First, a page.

Men may think natural supplements are gentler alternatives to prescription drugs
A recent report found that many supplements are adulterated with those drugs
Viagra is now being sold online in an effort to curb counterfeiting
Editor’s Note: Ian Kerner, a sexuality counselor and New York Times best-selling author, writes about sex and relationships for CNN Health. Read more from him on his website, GoodInBed.
Conventional wisdom tells us that natural remedies are simply gentler alternatives to prescription drugs like Viagra and Cialis, right?
Not so fast, say experts. Not only are many dietary supplements marketed for erectile dysfunction and other male sexual problems ineffective, they may not even be “natural.”
In fact, a number of these supplements are adulterated with the very prescription drugs they claim to replace, according to a recent report published in a recent issue of JAMA Internal Medicine.
The editorial by Dr. Pieter Cohen, an assistant professor of medicine at Harvard Medical School, sheds light on this growing concern. Cohen cites several alarming incidents in which over-the-counter sexual enhancement supplements were found to contain other substances.
For example, one study in Singapore found that 77% of so-called natural sex supplements on the market contained undeclared pharmaceutical drugs, often in higher-than-recommended doses.
And in 2012, a supplement called Rock Hard for Men was found to contain both counterfeit Cialis and glyburide, a diabetes drug. A similar combination found in other sex supplements has been tied to the deaths of more than a dozen men in Asia.
Even more disturbing, such supplements may contain analogues, or chemical variants, of prescription drugs like Viagra. Indeed, more than 45 new analogues have been identified in sexual supplements, according to Cohen.
One Dutch study found that about three-quarters of the products sold in the Netherlands contained at least one analogue, while the U.S. Food and Drug Administration recently discovered three analogue drugs (as well as counterfeit Viagra) when it analyzed a product called Mojo Nights. Other tainted supplements include those sold under the names Vicerex, Bullet Proof and Lightning ROD.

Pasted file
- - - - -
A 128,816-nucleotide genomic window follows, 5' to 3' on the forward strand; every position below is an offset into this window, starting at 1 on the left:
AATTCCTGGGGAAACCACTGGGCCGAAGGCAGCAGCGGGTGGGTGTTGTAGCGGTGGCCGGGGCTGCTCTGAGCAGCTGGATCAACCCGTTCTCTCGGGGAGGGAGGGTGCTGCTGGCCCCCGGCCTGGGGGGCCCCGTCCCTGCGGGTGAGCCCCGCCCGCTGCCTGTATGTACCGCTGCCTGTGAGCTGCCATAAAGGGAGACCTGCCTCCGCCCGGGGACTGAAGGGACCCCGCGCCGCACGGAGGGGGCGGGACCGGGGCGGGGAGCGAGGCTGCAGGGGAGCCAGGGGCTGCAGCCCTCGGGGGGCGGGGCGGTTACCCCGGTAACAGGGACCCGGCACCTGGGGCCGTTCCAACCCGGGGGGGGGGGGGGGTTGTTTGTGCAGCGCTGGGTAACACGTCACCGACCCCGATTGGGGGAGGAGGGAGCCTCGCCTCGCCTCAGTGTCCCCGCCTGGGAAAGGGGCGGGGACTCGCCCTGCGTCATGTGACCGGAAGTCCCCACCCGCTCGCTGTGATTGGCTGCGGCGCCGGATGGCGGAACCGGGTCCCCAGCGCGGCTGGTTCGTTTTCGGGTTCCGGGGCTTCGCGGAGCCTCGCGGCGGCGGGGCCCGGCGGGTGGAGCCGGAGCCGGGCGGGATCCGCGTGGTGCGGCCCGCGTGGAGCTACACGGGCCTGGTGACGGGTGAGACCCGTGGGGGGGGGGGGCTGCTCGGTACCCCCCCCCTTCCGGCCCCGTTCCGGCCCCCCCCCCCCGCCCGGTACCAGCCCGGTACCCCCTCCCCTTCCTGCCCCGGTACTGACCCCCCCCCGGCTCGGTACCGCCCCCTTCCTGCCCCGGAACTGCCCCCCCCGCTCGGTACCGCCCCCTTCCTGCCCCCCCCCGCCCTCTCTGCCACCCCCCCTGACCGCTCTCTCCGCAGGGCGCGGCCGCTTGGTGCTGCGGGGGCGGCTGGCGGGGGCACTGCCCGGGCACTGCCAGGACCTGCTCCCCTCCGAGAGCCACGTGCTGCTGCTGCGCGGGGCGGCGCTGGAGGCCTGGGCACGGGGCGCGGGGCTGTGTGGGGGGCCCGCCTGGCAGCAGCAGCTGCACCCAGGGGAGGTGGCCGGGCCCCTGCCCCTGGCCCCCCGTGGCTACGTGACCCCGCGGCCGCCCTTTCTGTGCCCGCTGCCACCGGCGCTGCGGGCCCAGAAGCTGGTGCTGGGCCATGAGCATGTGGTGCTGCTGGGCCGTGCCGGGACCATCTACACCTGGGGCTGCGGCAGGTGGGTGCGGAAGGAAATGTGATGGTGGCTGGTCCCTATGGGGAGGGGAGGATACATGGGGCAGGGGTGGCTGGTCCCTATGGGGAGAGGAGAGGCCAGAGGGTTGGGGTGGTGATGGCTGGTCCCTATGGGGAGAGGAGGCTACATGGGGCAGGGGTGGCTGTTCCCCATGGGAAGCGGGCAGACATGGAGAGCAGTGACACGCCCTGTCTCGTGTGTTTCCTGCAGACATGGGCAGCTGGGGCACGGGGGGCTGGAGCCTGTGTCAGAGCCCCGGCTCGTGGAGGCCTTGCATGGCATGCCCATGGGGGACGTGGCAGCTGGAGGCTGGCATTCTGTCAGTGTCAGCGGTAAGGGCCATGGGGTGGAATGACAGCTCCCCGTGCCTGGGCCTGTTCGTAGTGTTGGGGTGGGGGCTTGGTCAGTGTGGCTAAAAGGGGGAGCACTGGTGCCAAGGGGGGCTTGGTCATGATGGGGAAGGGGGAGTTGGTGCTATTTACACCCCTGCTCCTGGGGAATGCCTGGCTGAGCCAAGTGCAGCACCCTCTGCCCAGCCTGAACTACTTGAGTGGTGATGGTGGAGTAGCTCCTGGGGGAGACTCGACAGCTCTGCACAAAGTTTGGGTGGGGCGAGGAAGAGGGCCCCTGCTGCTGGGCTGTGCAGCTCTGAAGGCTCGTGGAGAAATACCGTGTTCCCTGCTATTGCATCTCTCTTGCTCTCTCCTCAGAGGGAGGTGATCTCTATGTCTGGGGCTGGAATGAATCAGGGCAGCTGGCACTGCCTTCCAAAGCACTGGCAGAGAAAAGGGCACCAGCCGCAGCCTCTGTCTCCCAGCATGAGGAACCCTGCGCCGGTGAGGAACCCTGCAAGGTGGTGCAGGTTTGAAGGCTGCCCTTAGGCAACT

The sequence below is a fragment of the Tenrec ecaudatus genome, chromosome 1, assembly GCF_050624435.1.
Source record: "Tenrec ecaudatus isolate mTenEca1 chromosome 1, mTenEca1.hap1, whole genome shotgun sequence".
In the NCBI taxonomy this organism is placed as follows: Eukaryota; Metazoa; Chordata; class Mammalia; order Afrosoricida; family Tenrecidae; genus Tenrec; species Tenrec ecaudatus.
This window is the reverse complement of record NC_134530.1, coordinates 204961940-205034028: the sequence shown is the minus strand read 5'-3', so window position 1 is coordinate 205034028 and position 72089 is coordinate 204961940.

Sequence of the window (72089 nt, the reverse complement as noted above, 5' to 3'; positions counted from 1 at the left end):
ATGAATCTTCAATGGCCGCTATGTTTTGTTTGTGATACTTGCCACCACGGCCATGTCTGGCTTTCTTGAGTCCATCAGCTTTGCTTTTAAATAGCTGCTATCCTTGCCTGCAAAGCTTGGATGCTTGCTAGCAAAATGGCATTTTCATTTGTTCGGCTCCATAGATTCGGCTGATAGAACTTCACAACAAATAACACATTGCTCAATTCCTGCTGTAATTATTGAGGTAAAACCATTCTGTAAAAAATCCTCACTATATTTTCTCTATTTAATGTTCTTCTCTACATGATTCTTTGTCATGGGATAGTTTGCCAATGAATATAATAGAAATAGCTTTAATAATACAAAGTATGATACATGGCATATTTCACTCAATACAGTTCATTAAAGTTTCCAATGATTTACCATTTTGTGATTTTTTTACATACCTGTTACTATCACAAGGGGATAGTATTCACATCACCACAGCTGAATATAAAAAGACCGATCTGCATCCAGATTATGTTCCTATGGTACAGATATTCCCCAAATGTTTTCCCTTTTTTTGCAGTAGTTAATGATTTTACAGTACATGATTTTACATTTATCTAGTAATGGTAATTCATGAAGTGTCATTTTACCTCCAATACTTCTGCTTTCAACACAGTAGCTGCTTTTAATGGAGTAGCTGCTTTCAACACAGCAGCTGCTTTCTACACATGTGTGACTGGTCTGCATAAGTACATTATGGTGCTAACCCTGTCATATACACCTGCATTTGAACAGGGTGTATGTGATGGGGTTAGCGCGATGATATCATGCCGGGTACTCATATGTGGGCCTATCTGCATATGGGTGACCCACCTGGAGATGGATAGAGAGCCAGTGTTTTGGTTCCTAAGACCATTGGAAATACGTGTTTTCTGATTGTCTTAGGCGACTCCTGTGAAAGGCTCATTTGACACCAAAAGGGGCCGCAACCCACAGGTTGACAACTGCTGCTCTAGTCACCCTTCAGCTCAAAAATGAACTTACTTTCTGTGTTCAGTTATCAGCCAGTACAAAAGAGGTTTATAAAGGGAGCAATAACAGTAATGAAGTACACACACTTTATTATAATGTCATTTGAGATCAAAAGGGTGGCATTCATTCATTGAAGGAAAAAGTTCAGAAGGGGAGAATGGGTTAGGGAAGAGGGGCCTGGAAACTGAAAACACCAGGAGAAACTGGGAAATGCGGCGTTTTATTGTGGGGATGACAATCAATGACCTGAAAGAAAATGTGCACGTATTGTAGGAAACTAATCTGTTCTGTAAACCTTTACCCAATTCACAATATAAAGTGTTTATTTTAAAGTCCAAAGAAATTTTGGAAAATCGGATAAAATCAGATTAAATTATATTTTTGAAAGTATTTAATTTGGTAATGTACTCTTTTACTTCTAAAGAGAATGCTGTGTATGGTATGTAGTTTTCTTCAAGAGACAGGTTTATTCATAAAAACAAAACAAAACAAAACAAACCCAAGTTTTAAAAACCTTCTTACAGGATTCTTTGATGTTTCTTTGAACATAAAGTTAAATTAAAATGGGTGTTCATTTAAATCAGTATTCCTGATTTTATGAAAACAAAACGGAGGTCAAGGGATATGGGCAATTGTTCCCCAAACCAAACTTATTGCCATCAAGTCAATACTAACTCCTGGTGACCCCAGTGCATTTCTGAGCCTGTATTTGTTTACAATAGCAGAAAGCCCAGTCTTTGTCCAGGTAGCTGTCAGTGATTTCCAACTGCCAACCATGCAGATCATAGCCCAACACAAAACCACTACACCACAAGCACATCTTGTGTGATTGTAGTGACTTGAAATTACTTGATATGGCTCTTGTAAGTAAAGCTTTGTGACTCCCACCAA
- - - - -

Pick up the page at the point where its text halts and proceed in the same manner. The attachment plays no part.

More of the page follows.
Analogues are particularly troublesome, says Cohen, because they have never been tested in humans, so their potential side effects remain a mystery.
We do know, however, the risks associated with prescription medications such as Viagra and Cialis.
These drugs, known as PDE-5 inhibitors, can cause side effects like headaches, nasal congestion and vision problems – and they can have dangerous interactions with the heart medication nitroglycerine. That doesn’t mean PDE-5 inhibitors are unsafe for everyone, but it does mean that they need to be prescribed and monitored by a doctor.
Unfortunately, when you take a sexual enhancement supplement, you have no real way of knowing whether that product is adulterated with PDE-5 inhibitors or other drugs that could have harmful effects when used without supervision.
“It is my hope that by educating men, deaths from sexual enhancement products can be prevented in the United States,” Cohen said. He urges men with sexual dysfunction to avoid sexual health supplements altogether.
If you really want to try something natural, Cohen suggests asking your doctor about yohimbine, a prescription medication for erectile dysfunction that’s derived from yohimbe, a compound naturally found in the bark of a West African evergreen tree. It’s important, however, that you take the prescription version and not the supplement yohimbe, which has been shown to contain varying amounts of the active ingredient.
While it’s true that men may seek out natural remedies for sexual dysfunction because they believe they are safer and gentler than their conventional counterparts, it’s my experience that some men may be using these supplements as way to avoid discussing sexual issues with their physicians or because they are too embarrassed to fill the prescription at their local pharmacy.
To address such concerns, Pfizer has started selling Viagra online. Although men still need a valid prescription for the drug, they will be able to order the medication on the Internet and have it sent directly to their home.
According to a recent article in the New York Times, a 2011 survey by Pfizer found that 80% of pills sold online as “Viagra” were counterfeit drugs that only contained about 30% to 50% of the active ingredient sildenafil. Worse, some were contaminated with pesticides, paint and printer ink. By selling real Viagra online, Pfizer hopes to guide men to the legitimate drug.
This is one way to help guys feel less embarrassed about sexual dysfunction. I also recommend that men and their partners get comfortable having open, candid conversations about sex. You might feel nervous at first, but learning to communicate honestly with your partner about your sex life can make it easier to discuss sexual health with your doctor – and it’s the most natural approach of all.